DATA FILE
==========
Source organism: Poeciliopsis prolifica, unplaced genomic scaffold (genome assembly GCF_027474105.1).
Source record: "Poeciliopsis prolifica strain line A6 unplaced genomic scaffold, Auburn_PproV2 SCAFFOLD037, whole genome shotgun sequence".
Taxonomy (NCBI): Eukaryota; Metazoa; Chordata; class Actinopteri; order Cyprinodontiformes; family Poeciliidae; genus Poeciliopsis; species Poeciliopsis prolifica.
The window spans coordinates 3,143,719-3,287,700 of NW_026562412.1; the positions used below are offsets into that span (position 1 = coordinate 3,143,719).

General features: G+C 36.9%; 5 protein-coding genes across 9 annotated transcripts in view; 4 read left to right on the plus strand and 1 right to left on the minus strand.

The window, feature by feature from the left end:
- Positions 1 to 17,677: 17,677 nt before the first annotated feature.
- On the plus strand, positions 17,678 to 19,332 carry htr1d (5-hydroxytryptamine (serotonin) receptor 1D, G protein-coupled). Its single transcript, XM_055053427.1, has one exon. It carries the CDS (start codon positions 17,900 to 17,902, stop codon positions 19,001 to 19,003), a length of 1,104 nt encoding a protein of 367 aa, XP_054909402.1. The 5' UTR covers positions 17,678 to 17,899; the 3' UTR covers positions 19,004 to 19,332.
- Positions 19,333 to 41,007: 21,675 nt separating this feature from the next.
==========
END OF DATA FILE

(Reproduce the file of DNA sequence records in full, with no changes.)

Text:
Source organism: Poeciliopsis prolifica, unplaced genomic scaffold (genome assembly GCF_027474105.1).
Source record: "Poeciliopsis prolifica strain line A6 unplaced genomic scaffold, Auburn_PproV2 SCAFFOLD037, whole genome shotgun sequence".
Taxonomy (NCBI): Eukaryota; Metazoa; Chordata; class Actinopteri; order Cyprinodontiformes; family Poeciliidae; genus Poeciliopsis; species Poeciliopsis prolifica.
The window spans coordinates 3,143,719-3,287,700 of NW_026562412.1; the positions used below are offsets into that span (position 1 = coordinate 3,143,719).

General features: G+C 36.9%; 5 protein-coding genes across 9 annotated transcripts in view; 4 read left to right on the plus strand and 1 right to left on the minus strand.

The window, feature by feature from the left end:
- Positions 1 to 17,677: 17,677 nt before the first annotated feature.
- On the plus strand, positions 17,678 to 19,332 carry htr1d (5-hydroxytryptamine (serotonin) receptor 1D, G protein-coupled). Its single transcript, XM_055053427.1, has one exon. It carries the CDS (start codon positions 17,900 to 17,902, stop codon positions 19,001 to 19,003), a length of 1,104 nt encoding a protein of 367 aa, XP_054909402.1. The 5' UTR covers positions 17,678 to 17,899; the 3' UTR covers positions 19,004 to 19,332.
- Positions 19,333 to 41,007: 21,675 nt separating this feature from the next.